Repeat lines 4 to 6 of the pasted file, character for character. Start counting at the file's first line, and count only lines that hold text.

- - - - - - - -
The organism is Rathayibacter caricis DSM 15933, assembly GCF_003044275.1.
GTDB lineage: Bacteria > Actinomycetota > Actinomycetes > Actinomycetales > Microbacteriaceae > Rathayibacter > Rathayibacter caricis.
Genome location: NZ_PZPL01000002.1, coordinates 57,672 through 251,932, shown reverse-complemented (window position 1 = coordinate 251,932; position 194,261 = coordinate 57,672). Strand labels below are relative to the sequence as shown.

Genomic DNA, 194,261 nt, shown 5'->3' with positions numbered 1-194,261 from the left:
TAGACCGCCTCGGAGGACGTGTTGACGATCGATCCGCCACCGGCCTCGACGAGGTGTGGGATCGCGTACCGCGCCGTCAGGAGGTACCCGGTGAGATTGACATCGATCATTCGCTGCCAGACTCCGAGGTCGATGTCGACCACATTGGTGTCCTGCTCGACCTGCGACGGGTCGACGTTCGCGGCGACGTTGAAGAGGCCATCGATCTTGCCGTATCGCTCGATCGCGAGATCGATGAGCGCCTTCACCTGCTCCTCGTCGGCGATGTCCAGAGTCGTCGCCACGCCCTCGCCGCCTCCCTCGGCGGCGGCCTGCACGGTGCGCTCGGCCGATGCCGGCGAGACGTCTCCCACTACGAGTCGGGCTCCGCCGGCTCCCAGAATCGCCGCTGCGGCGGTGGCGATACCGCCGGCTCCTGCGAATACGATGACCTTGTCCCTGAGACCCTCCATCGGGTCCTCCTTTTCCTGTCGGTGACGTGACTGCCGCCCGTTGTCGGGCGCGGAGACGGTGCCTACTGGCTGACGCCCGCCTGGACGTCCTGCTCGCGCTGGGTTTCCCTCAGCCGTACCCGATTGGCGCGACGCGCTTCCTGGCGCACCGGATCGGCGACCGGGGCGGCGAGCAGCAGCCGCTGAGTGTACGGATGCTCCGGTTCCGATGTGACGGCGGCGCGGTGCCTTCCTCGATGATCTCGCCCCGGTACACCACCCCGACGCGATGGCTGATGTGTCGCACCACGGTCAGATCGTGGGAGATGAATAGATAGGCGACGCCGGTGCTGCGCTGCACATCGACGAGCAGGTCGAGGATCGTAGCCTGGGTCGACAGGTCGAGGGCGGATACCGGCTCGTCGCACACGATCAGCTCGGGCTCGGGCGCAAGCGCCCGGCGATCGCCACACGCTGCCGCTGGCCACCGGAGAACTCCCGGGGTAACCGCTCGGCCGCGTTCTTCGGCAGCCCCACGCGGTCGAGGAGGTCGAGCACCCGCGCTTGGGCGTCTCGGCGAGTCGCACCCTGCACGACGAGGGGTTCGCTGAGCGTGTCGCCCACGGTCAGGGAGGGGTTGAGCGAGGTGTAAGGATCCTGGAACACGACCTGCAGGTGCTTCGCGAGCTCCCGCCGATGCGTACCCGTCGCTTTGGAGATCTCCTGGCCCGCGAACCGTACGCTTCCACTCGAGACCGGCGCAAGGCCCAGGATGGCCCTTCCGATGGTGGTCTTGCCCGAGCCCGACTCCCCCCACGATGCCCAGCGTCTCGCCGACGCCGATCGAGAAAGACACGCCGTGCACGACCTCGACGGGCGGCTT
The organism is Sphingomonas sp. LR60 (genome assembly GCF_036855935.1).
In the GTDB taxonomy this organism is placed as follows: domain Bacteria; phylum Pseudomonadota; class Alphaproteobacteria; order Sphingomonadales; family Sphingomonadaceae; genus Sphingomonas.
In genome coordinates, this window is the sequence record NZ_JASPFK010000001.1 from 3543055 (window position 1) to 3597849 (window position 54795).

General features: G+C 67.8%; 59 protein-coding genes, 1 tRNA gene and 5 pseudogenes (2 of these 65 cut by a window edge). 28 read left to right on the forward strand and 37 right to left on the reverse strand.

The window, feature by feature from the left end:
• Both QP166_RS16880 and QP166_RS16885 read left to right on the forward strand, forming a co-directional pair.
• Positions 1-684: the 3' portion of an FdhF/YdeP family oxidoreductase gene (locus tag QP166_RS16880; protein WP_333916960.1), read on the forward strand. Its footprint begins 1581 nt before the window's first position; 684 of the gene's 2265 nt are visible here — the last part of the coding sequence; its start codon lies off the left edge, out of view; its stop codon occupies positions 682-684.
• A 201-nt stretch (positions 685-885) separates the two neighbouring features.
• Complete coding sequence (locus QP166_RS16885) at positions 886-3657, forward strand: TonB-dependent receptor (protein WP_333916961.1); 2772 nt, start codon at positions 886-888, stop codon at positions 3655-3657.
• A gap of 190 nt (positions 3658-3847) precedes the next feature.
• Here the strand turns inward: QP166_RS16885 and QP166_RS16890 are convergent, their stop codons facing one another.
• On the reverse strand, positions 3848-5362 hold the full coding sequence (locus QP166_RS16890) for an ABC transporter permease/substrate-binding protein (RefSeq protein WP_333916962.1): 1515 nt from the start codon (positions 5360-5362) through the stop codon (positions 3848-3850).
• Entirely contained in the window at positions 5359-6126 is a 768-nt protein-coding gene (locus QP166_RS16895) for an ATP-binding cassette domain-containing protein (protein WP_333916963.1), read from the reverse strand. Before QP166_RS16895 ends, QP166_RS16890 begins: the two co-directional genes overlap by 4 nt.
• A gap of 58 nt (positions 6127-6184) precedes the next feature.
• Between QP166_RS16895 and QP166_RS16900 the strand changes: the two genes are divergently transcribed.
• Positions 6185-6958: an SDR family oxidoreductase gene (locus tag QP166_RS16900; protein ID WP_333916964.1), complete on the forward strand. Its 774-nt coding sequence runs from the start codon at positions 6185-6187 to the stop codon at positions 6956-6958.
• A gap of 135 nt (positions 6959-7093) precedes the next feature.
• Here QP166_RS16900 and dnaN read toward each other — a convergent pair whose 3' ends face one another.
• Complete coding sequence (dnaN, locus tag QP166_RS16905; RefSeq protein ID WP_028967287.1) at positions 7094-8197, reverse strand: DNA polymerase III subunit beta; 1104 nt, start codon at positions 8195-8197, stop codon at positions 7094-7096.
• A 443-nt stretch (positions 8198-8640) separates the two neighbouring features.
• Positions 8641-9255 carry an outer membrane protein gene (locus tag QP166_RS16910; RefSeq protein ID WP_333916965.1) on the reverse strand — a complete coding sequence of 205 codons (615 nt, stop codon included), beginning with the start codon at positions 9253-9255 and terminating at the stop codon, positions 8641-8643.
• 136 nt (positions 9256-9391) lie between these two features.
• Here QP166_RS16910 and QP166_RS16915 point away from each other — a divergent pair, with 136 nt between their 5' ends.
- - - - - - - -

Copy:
Genomic DNA, 194,261 nt, shown 5'->3' with positions numbered 1-194,261 from the left:
TAGACCGCCTCGGAGGACGTGTTGACGATCGATCCGCCACCGGCCTCGACGAGGTGTGGGATCGCGTACCGCGCCGTCAGGAGGTACCCGGTGAGATTGACATCGATCATTCGCTGCCAGACTCCGAGGTCGATGTCGACCACATTGGTGTCCTGCTCGACCTGCGACGGGTCGACGTTCGCGGCGACGTTGAAGAGGCCATCGATCTTGCCGTATCGCTCGATCGCGAGATCGATGAGCGCCTTCACCTGCTCCTCGTCGGCGATGTCCAGAGTCGTCGCCACGCCCTCGCCGCCTCCCTCGGCGGCGGCCTGCACGGTGCGCTCGGCCGATGCCGGCGAGACGTCTCCCACTACGAGTCGGGCTCCGCCGGCTCCCAGAATCGCCGCTGCGGCGGTGGCGATACCGCCGGCTCCTGCGAATACGATGACCTTGTCCCTGAGACCCTCCATCGGGTCCTCCTTTTCCTGTCGGTGACGTGACTGCCGCCCGTTGTCGGGCGCGGAGACGGTGCCTACTGGCTGACGCCCGCCTGGACGTCCTGCTCGCGCTGGGTTTCCCTCAGCCGTACCCGATTGGCGCGACGCGCTTCCTGGCGCACCGGATCGGCGACCGGGGCGGCGAGCAGCAGCCGCTGAGTGTACGGATGCTCCGGTTCCGATGTGACGGCGGCGCGGTGCCTTCCTCGATGATCTCGCCCCGGTACACCACCCCGACGCGATGGCTGATGTGTCGCACCACGGTCAGATCGTGGGAGATGAATAGATAGGCGACGCCGGTGCTGCGCTGCACATCGACGAGCAGGTCGAGGATCGTAGCCTGGGTCGACAGGTCGAGGGCGGATACCGGCTCGTCGCACACGATCAGCTCGGGCTCGGGCGCAAGCGCCCGGCGATCGCCACACGCTGCCGCTGGCCACCGGAGAACTCCCGGGGTAACCGCTCGGCCGCGTTCTTCGGCAGCCCCACGCGGTCGAGGAGGTCGAGCACCCGCGCTTGGGCGTCTCGGCGAGTCGCACCCTGCACGACGAGGGGTTCGCTGAGCGTGTCGCCCACGGTCAGGGAGGGGTTGAGCGAGGTGTAAGGATCCTGGAACACGACCTGCAGGTGCTTCGCGAGCTCCCGCCGATGCGTACCCGTCGCTTTGGAGATCTCCTGGCCCGCGAACCGTACGCTTCCACTCGAGACCGGCGCAAGGCCCAGGATGGCCCTTCCGATGGTGGTCTTGCCCGAGCCCGACTCCCCCCACGATGCCCAGCGTCTCGCCGACGCCGATCGAGAAAGACACGCCGTGCACGACCTCGACGGGCGGCTT
The organism is Sphingomonas sp. LR60 (genome assembly GCF_036855935.1).